* Says new 32-bit chip more power efficient
* Licenses to Freescale and NXP Semiconductor
LONDON, March 13 (Reuters) - British chip designer ARM has unveiled what it said was the world's most energy-efficient microprocessor design that will help devices ranging from fridges to medical equipment to parking meters to communicate with other devices.
Cambridge-based ARM, best known for creating the processor technology that powers nearly all of the world's smartphones and tablets, said its new 32-bit design used about one third of the energy of 8-bit or 16-bit microcontrollers available today.
Low-cost microcontrollers are already embedded in millions of devices like household appliances, cars and toys, where they monitor and control performance.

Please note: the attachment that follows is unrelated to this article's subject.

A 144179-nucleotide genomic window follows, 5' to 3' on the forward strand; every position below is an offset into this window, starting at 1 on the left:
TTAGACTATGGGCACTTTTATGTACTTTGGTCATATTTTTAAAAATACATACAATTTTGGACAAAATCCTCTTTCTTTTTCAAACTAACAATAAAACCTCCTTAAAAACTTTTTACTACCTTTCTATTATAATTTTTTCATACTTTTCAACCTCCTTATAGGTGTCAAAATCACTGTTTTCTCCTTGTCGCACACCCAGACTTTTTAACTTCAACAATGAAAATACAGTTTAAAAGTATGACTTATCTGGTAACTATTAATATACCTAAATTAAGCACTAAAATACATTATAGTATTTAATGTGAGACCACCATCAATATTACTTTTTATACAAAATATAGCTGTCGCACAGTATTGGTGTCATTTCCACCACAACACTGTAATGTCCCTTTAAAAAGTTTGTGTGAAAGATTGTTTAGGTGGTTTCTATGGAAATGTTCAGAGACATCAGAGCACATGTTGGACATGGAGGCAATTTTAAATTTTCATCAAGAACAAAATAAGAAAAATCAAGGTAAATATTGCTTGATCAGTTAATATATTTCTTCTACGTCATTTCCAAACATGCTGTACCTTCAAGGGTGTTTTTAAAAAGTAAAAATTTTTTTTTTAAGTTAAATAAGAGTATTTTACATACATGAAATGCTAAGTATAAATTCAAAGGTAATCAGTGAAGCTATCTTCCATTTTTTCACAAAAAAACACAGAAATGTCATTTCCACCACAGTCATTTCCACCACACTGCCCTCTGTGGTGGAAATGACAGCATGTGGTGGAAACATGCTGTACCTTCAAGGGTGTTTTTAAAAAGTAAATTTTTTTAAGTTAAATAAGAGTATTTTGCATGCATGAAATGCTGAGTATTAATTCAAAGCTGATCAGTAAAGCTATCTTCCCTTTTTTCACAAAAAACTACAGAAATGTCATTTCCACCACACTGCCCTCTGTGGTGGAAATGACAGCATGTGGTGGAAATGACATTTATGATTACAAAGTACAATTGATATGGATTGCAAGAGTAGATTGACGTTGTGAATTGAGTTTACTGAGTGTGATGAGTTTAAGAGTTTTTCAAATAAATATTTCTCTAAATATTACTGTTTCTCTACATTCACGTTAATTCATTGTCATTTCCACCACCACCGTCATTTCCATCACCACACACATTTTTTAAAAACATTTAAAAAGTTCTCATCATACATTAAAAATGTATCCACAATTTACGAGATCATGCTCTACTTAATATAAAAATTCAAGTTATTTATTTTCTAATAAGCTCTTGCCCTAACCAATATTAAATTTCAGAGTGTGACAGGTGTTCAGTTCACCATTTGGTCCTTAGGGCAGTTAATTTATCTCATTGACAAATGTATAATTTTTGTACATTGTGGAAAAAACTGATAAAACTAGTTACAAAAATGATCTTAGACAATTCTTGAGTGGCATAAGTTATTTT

Moving to low-energy 32-bit technology will help machines to communicate with other machines, ARM said, laying the foundations for the so-called "internet of things" that will wirelessly connect devices that little resemble today's PC, tablets and smartphones.
The new Cortex-M0+ processor had already been licensed to chipmakers Freescale and NXP Semiconductor, ARM said on Tuesday.
Microcontrollers are a fast growing source of revenue for ARM, with some 1 billion of the chips based on its blueprints shipped in the fourth quarter of 2011 alone, up 40 percent on a year earlier.
ARM receives a royalty of 1-2 percent on each chip. A microcontroller based on the new design would typically sell for about 20 cents, it said, which adds up to a significant sum considering the many millions of chips shipped.
It competes with companies including Renesas and Microchip Technology in microcontrollers.